Sept. 16 (UPI) -- By combining the silk protein from spider web threads with wood cellulose fibers, scientists have created a material featuring strength and extensibility comparable to plastic.
Extensibility is the extent to which a material can be stretched without causing it to tear or break, and until now, scientists have struggled to pair the material property with strength.
To overcome the challenge, scientists turned to two biological ingredients with the target qualities. Cellulose is know for its strength, while the silk threads produced by spiders offer impressive extensibility.
"We used birch tree pulp, broke it down to cellulose nanofibrils and aligned them into a stiff scaffold," Pezhman Mohammadi, researcher at the VTT Technical Research Center of Finland, said in a news release. "At the same time, we infiltrated the cellulosic network with a soft and energy dissipating spider silk adhesive matrix."
Mohammadi worked with scientists at Aalto University to produce the bio-based composite material.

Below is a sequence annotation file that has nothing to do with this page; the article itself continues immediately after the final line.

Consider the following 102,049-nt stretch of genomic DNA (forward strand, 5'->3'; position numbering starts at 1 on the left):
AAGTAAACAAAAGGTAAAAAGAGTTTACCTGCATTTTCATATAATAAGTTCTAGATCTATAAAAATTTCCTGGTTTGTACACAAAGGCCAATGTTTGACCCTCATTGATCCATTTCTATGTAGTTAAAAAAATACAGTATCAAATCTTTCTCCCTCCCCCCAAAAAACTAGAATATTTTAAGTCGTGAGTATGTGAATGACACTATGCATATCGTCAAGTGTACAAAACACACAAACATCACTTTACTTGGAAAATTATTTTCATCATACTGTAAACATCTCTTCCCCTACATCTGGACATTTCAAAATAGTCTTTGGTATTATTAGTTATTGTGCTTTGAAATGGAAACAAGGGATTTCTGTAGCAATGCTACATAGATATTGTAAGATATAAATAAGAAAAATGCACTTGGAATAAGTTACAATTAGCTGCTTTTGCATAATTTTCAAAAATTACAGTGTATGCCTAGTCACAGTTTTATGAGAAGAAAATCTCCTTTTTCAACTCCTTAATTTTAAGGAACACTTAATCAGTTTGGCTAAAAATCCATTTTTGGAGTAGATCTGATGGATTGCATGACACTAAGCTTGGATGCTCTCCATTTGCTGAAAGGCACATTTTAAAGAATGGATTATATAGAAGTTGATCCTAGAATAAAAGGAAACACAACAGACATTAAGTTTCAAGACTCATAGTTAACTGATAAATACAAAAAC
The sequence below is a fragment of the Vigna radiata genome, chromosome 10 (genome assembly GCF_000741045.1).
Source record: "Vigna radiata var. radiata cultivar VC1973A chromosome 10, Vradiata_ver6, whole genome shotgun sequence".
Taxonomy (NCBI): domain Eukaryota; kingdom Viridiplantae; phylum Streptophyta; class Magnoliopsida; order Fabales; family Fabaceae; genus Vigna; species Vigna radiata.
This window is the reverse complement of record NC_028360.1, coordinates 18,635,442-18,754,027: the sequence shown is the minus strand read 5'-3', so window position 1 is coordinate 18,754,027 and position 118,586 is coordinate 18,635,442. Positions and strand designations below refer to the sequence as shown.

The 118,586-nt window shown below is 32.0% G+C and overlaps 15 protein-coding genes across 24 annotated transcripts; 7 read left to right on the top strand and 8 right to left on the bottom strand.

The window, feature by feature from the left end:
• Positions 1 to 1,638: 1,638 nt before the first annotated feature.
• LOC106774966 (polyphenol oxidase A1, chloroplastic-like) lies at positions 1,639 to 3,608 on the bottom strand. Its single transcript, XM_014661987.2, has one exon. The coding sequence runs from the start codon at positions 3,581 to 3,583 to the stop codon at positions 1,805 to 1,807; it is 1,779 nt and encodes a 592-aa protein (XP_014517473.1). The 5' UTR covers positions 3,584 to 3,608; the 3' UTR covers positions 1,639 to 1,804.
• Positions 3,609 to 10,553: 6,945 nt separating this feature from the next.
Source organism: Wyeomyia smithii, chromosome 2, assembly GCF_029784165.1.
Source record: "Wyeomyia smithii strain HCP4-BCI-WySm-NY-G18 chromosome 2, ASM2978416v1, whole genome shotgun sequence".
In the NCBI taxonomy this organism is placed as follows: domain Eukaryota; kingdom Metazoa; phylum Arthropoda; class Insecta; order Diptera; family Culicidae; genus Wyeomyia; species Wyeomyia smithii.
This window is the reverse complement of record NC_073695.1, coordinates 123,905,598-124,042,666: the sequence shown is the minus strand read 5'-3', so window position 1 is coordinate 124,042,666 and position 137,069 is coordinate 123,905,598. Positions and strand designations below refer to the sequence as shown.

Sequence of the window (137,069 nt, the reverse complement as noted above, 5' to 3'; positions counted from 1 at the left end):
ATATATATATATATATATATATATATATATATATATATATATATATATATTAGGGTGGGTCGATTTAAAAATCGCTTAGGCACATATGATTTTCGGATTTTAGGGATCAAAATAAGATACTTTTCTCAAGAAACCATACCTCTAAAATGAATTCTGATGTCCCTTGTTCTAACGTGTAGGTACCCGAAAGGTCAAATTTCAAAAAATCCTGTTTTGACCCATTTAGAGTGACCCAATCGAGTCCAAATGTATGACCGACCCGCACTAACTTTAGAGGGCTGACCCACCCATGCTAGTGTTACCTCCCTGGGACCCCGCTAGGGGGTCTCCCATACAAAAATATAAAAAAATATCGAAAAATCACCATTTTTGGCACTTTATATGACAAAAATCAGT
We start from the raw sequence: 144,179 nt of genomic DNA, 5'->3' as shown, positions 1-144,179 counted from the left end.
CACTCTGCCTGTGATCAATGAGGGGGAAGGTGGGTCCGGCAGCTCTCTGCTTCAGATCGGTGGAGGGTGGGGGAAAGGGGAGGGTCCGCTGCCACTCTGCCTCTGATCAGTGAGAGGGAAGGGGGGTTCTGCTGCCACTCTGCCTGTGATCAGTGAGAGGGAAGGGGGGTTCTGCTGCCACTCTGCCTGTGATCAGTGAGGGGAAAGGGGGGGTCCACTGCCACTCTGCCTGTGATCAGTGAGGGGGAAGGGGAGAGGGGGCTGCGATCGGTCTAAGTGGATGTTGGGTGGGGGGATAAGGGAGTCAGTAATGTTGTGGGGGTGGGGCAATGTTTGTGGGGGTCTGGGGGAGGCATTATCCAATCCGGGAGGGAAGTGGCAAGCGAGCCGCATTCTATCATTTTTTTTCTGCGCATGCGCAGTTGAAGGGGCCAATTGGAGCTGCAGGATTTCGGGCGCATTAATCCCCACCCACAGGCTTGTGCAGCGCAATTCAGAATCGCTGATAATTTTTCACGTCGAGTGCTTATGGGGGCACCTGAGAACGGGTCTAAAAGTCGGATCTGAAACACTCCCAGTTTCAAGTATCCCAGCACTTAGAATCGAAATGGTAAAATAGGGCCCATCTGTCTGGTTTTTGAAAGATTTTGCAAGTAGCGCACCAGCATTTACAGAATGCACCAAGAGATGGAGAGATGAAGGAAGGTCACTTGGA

Though silk is produced by silk worms and spiders, scientists at Aalto sourced the silk from bacteria augmented with synthetic DNA.
"Because we know the structure of the DNA, we can copy it and use this to manufacture silk protein molecules which are chemically similar to those found in spider web threads," said Markus Linder, a professor at Aalto. "The DNA has all this information contained in it."
The production process yielded a material with high strength and stiffness, as well as increased toughness. Most importantly, this strength is not compromised when the material is stretched.
Researchers described their new material in the journal Science Advances. The material's qualities are similar to those of plastic, but because it is biodegradable, the new material is more eco-friendly.
"Our work illustrates the new and versatile possibilities of protein engineering. In future, we could manufacture similar composites with slightly different building blocks and achieve a different set of characteristics for other applications," Pezhman said. "Currently we are working on making new composite materials as implants, impact resistance objects and other products."